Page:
By Gerard Way, Nick Derington, Tamra Bonvilliain, Todd Klein
Can you quantify “weird”? Like is there degrees of weirdness or is weird just an absolute concept that defines something?
Whichever, Doom Patrol is weird.
That’s by design, their original tagline in the 1960’s was “The World’s Strangest Heroes”. They stretched the definition of strange, from their headquarters, to their team dynamic (barely held together by their various insecurities), to their powers. Larry Trainer had a radioactive being inside him that could fly around the World dozens of times in seconds, Cliff Steel was a man inside a robot, Rita Farr can elongate her body and Niles Caulder was a paralyzed genius.
The concept of the Doom Patrol, strange heroes who fight threats no one else can and can die at any time, is a good one. However, once you find yourself behind the pen the question becomes “What can YOU do with them?” It’s a question Gerard Way seems very capable of answering. I made no qualms that I didn’t care for issue one, with the rampant cut-aways and the lack of narrative cohesion. Issue two improves on all of that by having a more-or-less straight-forward plot and minimizing the tangent scenes.
Larry Trainer is trying to recover his Negative Man energy, which we see is traveling in another dimension right now. He feeds on negativity from others in order to access his powers, which explains why he tried to start a street brawl between two strangers:
We see other familiar faces this issue, who I won’t spoil for you, but needless to say, it shows us a little bit more of the series’ scope and how deep Way is digging into its history. Although every page is dealing with some odd occurrence, it’s easy enough to follow because it leads to the next one and the next one. What bothered me about issue one was a lack of clarity for most of the book’s events; it’s not the strangeness but not knowing what is happening on the page. Slowly the pieces are coming into position, and I’m getting more intrigued.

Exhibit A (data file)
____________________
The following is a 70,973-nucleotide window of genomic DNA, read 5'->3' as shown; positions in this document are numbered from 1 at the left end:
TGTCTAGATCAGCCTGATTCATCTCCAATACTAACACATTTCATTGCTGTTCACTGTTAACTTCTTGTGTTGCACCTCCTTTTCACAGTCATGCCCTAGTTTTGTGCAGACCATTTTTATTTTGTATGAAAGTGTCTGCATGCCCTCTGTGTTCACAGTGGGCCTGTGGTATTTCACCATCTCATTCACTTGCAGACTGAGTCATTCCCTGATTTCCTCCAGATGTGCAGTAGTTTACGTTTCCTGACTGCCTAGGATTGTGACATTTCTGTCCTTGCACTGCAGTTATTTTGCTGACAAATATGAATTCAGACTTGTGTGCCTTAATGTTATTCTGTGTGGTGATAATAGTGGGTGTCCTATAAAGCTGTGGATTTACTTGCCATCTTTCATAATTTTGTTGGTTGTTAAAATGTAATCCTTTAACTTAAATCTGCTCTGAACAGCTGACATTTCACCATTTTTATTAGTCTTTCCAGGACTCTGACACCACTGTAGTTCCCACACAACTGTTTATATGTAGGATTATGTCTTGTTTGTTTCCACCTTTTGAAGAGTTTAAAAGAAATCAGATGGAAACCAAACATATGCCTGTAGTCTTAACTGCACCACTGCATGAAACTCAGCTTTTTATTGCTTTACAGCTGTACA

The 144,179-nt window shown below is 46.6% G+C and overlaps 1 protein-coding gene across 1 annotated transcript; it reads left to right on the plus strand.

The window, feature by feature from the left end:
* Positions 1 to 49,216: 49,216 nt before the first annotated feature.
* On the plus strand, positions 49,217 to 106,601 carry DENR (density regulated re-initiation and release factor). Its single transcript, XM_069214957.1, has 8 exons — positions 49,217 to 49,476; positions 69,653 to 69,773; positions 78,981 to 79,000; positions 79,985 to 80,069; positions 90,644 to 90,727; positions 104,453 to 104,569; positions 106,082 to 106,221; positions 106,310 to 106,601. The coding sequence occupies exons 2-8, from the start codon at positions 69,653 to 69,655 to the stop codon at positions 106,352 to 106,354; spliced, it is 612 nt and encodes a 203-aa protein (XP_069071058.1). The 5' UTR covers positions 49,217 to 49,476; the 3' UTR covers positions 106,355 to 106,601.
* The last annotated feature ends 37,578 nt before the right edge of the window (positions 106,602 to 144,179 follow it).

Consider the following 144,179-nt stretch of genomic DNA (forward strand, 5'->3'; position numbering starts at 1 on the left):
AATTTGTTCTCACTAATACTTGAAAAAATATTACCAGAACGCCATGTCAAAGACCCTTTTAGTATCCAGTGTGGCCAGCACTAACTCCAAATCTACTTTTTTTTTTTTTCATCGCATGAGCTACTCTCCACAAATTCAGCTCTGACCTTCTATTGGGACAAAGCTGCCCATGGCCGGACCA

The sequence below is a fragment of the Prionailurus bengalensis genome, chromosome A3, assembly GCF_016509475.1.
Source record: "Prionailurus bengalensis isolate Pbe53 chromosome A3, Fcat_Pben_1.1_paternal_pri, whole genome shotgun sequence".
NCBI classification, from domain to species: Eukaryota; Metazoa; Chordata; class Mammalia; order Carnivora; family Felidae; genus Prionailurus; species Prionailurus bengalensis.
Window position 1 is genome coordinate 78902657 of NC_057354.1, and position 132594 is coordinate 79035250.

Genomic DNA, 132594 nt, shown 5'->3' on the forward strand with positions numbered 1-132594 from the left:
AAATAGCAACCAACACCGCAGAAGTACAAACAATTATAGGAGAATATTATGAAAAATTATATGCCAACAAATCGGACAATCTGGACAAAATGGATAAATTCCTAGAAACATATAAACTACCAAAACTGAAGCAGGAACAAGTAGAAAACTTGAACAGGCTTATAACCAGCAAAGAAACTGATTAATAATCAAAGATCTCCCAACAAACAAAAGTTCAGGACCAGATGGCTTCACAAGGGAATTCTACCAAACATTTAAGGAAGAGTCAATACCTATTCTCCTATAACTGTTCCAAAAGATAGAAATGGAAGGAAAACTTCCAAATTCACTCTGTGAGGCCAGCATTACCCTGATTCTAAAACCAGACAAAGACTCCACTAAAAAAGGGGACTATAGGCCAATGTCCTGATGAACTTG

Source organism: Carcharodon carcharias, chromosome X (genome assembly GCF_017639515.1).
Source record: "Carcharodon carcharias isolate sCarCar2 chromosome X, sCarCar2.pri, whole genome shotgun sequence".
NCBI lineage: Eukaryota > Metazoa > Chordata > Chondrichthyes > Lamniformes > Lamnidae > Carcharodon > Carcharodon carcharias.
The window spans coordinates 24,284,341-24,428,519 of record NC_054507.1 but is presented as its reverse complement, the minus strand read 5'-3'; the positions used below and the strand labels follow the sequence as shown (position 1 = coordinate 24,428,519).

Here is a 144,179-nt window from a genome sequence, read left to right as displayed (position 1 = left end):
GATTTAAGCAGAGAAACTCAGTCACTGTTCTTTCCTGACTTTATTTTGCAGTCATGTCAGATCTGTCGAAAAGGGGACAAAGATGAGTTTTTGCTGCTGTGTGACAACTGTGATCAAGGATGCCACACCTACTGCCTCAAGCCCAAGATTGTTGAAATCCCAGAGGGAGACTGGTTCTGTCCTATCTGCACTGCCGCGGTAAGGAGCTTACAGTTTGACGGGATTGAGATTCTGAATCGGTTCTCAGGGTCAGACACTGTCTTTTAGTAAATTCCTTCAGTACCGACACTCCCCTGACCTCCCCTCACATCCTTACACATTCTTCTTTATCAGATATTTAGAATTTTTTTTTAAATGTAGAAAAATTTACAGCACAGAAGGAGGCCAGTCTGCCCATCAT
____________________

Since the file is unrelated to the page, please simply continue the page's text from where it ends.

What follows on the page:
Derington’s art has a mix of Nick Pitarra and Mike Allred to it. It’s flat, but somehow pops, and his anatomy is so naturally strange it draws your eye continuously over his lines. In a way his style here does resemble Bruno Premiani who was the original artist on Doom Patrol in 1963. Both favor a thin and soft line, expressive figures, a similar approach to character’s in a dialog. With Bonvilliain’s colors, the book has a definable Silver Age look to it instead of the dark and muddy lines we saw in the late 1980’s.
We still know so little about this iteration of the Doom Patrol and what they’re facing, or how much of their history is intact. Way is teasing things out and it’s working well as this book takes several steps away from normal and the characters are left to roll with the punches in the hopes they’ll learn what’s going on themselves.
I’m sure someday we’ll be able to look back at this book and say “Of course, it all made perfect sense!”.
Right now, it’s colorful and weird. In a way that’s unlike many of DC’s other offerings but also fitting to the title on the cover.
I had my doubts before but now I’m thinking we’re seeing the beginning of another memorable take on the World’s Strangest Heroes, a feat many thought nigh impossible.
Who would have thought there were any more ways for these characters to take weird to whole new levels?